An Enquiry Concerning the Principles of Morals HTML version
riches are the most convenient, being the most fixed and determinate, source of
distinction. But his internal sentiments are more regulated by the personal characters of
men, than by the accidental and capricious favours of fortune.
In most countries of Europe, family, that is, hereditary riches, marked with titles and
symbols from the sovereign, is the chief source of distinction. In England, more regard is
paid to present opulence and plenty. Each practice has its advantages and disadvantages.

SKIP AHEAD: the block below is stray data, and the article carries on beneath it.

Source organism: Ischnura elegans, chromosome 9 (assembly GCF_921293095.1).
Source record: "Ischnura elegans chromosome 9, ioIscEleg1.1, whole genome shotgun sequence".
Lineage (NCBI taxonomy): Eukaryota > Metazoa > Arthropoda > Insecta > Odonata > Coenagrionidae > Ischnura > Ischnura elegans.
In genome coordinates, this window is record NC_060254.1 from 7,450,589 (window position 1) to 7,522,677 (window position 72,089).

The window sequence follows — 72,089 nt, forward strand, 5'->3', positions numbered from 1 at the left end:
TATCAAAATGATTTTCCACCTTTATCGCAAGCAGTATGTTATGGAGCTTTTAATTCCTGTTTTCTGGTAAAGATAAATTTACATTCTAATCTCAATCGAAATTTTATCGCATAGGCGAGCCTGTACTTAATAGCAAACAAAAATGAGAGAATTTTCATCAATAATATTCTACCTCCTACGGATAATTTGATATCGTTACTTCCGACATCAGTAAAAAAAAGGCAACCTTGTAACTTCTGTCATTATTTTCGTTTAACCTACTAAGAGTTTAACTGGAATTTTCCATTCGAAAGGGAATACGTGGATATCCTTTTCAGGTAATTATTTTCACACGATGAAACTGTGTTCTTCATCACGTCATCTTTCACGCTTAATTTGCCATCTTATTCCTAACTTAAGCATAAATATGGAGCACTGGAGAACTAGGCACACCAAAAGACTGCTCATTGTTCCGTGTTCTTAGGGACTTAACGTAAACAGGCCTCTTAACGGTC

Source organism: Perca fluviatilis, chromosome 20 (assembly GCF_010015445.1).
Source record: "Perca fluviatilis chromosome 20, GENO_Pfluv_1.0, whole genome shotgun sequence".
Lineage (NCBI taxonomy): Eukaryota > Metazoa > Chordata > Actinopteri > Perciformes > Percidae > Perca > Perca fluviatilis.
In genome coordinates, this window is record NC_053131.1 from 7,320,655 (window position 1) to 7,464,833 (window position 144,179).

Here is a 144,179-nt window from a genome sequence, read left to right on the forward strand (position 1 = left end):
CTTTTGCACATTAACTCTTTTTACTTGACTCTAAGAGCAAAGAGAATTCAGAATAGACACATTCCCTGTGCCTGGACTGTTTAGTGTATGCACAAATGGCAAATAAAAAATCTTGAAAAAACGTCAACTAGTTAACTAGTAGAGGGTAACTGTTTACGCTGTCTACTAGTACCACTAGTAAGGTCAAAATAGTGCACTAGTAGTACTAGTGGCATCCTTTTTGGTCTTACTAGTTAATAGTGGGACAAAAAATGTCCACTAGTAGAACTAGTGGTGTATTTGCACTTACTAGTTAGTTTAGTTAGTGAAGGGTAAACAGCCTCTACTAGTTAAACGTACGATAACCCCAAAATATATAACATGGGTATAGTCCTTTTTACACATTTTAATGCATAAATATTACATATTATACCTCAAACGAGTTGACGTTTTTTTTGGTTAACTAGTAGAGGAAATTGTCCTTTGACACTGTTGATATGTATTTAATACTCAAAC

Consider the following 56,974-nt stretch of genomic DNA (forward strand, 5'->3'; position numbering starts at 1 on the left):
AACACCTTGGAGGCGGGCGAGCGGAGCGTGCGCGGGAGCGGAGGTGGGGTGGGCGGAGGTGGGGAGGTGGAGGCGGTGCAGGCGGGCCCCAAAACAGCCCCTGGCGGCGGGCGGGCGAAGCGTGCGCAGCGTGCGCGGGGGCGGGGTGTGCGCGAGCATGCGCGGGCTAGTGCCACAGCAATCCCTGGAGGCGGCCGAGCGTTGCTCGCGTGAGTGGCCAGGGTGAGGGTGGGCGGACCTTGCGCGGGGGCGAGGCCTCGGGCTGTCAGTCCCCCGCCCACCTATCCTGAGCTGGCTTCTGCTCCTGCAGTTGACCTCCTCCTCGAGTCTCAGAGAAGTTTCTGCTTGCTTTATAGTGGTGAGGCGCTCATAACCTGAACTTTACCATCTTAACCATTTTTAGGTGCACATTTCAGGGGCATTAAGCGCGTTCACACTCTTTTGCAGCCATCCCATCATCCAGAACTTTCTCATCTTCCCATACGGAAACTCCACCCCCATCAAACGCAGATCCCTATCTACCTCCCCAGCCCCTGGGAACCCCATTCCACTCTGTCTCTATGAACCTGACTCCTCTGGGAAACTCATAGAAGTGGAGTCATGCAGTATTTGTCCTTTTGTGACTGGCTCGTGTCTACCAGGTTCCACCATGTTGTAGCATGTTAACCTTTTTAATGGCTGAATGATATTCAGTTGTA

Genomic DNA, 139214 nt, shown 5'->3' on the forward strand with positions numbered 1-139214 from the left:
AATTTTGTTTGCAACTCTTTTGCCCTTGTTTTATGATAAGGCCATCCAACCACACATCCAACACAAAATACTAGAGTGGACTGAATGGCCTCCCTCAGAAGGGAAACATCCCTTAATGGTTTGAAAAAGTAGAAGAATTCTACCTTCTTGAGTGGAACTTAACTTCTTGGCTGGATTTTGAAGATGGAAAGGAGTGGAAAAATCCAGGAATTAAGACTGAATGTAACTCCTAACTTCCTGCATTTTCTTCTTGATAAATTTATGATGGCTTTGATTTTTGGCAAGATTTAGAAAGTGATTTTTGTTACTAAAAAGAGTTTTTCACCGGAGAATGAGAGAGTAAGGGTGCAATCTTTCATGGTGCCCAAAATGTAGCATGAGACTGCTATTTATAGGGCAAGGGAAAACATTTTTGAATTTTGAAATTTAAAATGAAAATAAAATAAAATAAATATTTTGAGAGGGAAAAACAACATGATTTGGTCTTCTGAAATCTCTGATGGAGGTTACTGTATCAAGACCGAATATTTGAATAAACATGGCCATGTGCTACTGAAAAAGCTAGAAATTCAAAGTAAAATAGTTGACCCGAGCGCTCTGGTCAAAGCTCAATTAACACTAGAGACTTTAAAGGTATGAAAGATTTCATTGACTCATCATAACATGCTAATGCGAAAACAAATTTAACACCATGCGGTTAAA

Where birth is respected, unactive, spiritless minds remain in haughty indolence, and
dream of nothing but pedigrees and genealogies: the generous and ambitious seek honour
and authority, and reputation and favour. Where riches are the chief idol, corruption,
venality, rapine prevail: arts, manufactures, commerce, agriculture flourish. The former
prejudice, being favourable to military virtue, is more suited to monarchies. The latter,
being the chief spur to industry, agrees better with a republican government. And we
accordingly find that each of these forms of government, by varying the utility of those
customs, has commonly a proportionable effect on the sentiments of mankind.